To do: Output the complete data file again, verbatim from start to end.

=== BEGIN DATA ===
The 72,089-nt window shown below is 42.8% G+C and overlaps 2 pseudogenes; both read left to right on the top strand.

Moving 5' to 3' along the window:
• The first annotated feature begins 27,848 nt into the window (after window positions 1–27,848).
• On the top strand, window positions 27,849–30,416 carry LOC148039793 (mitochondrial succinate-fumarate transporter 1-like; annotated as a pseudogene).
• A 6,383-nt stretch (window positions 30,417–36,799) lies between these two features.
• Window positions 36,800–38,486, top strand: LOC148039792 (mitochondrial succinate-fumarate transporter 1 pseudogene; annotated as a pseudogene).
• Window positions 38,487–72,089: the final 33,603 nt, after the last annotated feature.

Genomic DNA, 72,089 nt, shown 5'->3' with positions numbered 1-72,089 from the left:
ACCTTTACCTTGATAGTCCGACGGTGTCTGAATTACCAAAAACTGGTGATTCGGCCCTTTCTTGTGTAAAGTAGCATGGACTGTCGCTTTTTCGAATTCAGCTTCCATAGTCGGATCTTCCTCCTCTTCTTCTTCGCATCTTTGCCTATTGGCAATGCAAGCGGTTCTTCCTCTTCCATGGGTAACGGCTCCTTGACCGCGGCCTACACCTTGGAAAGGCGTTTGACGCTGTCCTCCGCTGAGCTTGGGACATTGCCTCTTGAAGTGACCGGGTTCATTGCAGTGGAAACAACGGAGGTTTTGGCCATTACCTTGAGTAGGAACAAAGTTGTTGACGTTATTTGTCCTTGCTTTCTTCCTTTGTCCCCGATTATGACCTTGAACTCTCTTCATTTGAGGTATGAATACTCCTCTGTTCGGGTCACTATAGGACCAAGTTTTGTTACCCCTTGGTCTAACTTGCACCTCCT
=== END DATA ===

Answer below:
The 72,089-nt window shown below is 42.8% G+C and overlaps 2 pseudogenes; both read left to right on the top strand.

Moving 5' to 3' along the window:
• The first annotated feature begins 27,848 nt into the window (after window positions 1–27,848).
• On the top strand, window positions 27,849–30,416 carry LOC148039793 (mitochondrial succinate-fumarate transporter 1-like; annotated as a pseudogene).
• A 6,383-nt stretch (window positions 30,417–36,799) lies between these two features.
• Window positions 36,800–38,486, top strand: LOC148039792 (mitochondrial succinate-fumarate transporter 1 pseudogene; annotated as a pseudogene).
• Window positions 38,487–72,089: the final 33,603 nt, after the last annotated feature.

Genomic DNA, 72,089 nt, shown 5'->3' with positions numbered 1-72,089 from the left:
ACCTTTACCTTGATAGTCCGACGGTGTCTGAATTACCAAAAACTGGTGATTCGGCCCTTTCTTGTGTAAAGTAGCATGGACTGTCGCTTTTTCGAATTCAGCTTCCATAGTCGGATCTTCCTCCTCTTCTTCTTCGCATCTTTGCCTATTGGCAATGCAAGCGGTTCTTCCTCTTCCATGGGTAACGGCTCCTTGACCGCGGCCTACACCTTGGAAAGGCGTTTGACGCTGTCCTCCGCTGAGCTTGGGACATTGCCTCTTGAAGTGACCGGGTTCATTGCAGTGGAAACAACGGAGGTTTTGGCCATTACCTTGAGTAGGAACAAAGTTGTTGACGTTATTTGTCCTTGCTTTCTTCCTTTGTCCCCGATTATGACCTTGAACTCTCTTCATTTGAGGTATGAATACTCCTCTGTTCGGGTCACTATAGGACCAAGTTTTGTTACCCCTTGGTCTAACTTGCACCTCCT